Fireworks (and other triggers)

I’ve always loved fireworks! From sparklers to a full county wide freedom festival extravaganza, I grew up associating them with summer, patriotic songs, family, friends and food.

Most times, I take Andrew to our local park that has a great display. We’ve also just done sparklers and sometimes, he has been in bed sound asleep way before dark. We try to find a balance between what feels like a celebration but considers his unique ability to process-or not. I strategize to make sure that we avoid meltdowns, serve the rest of the family and make sure that we create a celebratory mood without adding stress. Strategies are not the same every year, but thinking about what works for your family when planning for holidays and celebrations will help you celebrate in your own unique way.

Here is what works for us:

-Know what time events are planned and be ready early. Rushing around and arriving late is a no go for us. 

-Start preparing Andrew several days before. Remind him about the fireworks/party etc. Talk about the fun food like watermelon, flag cake, parade and other things we have done in the past to celebrate. For us this is part of our usual transition.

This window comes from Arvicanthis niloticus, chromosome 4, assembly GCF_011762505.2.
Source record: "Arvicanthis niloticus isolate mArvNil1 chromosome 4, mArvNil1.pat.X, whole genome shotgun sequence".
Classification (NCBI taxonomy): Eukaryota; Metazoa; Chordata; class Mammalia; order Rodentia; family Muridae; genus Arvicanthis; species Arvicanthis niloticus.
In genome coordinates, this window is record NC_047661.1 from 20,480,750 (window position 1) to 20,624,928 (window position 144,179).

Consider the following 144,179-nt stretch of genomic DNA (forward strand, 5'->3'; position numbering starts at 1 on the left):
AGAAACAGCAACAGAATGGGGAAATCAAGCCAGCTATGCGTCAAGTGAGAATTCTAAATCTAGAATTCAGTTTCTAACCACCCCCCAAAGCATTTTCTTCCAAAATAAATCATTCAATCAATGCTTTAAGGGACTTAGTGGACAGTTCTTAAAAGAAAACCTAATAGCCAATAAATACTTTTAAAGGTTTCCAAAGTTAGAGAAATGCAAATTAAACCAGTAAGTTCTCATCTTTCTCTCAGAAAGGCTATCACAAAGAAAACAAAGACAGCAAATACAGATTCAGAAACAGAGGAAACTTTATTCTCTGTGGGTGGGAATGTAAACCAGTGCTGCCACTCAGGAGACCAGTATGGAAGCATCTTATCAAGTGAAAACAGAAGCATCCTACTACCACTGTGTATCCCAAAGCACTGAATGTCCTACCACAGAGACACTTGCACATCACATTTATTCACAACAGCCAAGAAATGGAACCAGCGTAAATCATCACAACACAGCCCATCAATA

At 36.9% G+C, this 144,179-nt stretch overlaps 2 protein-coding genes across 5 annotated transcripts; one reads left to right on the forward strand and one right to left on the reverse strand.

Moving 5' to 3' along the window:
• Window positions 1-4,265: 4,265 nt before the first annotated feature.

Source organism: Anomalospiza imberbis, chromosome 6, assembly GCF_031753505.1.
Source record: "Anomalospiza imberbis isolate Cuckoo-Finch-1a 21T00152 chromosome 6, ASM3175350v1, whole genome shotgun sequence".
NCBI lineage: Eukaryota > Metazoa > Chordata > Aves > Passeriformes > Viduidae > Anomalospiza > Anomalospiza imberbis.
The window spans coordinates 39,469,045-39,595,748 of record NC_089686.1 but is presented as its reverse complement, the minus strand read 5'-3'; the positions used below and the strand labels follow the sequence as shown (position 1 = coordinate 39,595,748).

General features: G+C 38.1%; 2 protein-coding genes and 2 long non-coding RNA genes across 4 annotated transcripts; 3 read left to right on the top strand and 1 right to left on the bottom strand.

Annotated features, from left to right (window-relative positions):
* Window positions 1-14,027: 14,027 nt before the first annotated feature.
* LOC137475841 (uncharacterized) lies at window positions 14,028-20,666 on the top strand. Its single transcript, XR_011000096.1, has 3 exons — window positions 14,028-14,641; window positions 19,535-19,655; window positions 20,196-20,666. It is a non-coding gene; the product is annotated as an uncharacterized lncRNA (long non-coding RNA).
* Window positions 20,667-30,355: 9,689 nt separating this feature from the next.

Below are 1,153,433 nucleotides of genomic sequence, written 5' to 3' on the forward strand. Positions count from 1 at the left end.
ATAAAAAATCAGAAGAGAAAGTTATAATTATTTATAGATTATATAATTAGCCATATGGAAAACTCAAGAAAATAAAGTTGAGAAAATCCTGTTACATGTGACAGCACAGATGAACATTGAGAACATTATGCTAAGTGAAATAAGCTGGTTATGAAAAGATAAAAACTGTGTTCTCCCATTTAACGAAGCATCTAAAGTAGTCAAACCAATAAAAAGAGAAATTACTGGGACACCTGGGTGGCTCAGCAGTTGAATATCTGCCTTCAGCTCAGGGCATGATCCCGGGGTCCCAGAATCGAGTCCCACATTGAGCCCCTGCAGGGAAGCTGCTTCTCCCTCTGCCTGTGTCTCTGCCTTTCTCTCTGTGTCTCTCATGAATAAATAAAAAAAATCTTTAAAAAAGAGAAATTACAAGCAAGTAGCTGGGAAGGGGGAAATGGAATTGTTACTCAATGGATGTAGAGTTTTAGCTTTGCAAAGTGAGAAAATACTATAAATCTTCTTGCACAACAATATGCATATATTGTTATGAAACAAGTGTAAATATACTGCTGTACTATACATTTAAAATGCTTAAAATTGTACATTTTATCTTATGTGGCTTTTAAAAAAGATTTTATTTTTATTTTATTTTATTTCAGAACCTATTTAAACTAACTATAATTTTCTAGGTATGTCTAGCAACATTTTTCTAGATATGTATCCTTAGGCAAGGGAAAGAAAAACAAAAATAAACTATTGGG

-Help him do a craft or get him to draw about the holiday.  Fourth of July can be especially upsetting because of all the loud and crowd.

-Keep talking it up. If he seems to resist or gets anxious, I just keep reminding him about all of the things he likes about it. 

-Talk about friends and family who we are likely to see. This can backfire if we don’t actually see a particular person, so I try to keep it general.

-Look at photo albums or pictures of past events where he participated.

-Read books about the subject/holdiday together.

-Ask him if he wants to attend. For him, the answer is lots of times, “no thanks.” For him, that is still a reaction to his anxiety, so I try to talk him through it. I encourage him, tell hime that we won’t stay long, take a snack, or have him look forward to a special treat afterward (for him that is mozzarella sticks at Sonic).

-Noise cancelling headphones.

Be prepared. Have everything ready to go prior to getting him ready/in the car. Examples for us would be his headphones, water, snack, sunscreen with a phone or ipad with games so that if he gets impatient with a delay, he can have some screen time to check out.

Planned rest or nap time, exit strategy and I would never expect him to go to anything all day that he didn’t have a place to recover and have some alone time. For example, an all day festival is a no go. We can go early, go home, and return for fireworks. If we are at a friend’s home or grandparent’s house, I make sure there is a place where he can get out of his chair, relax and nap if needed.

What are the strategies that help your family navigate holidays and special events?

2 thoughts on “Fireworks (and other triggers)”

Leave a Comment

Your email address will not be published. Required fields are marked *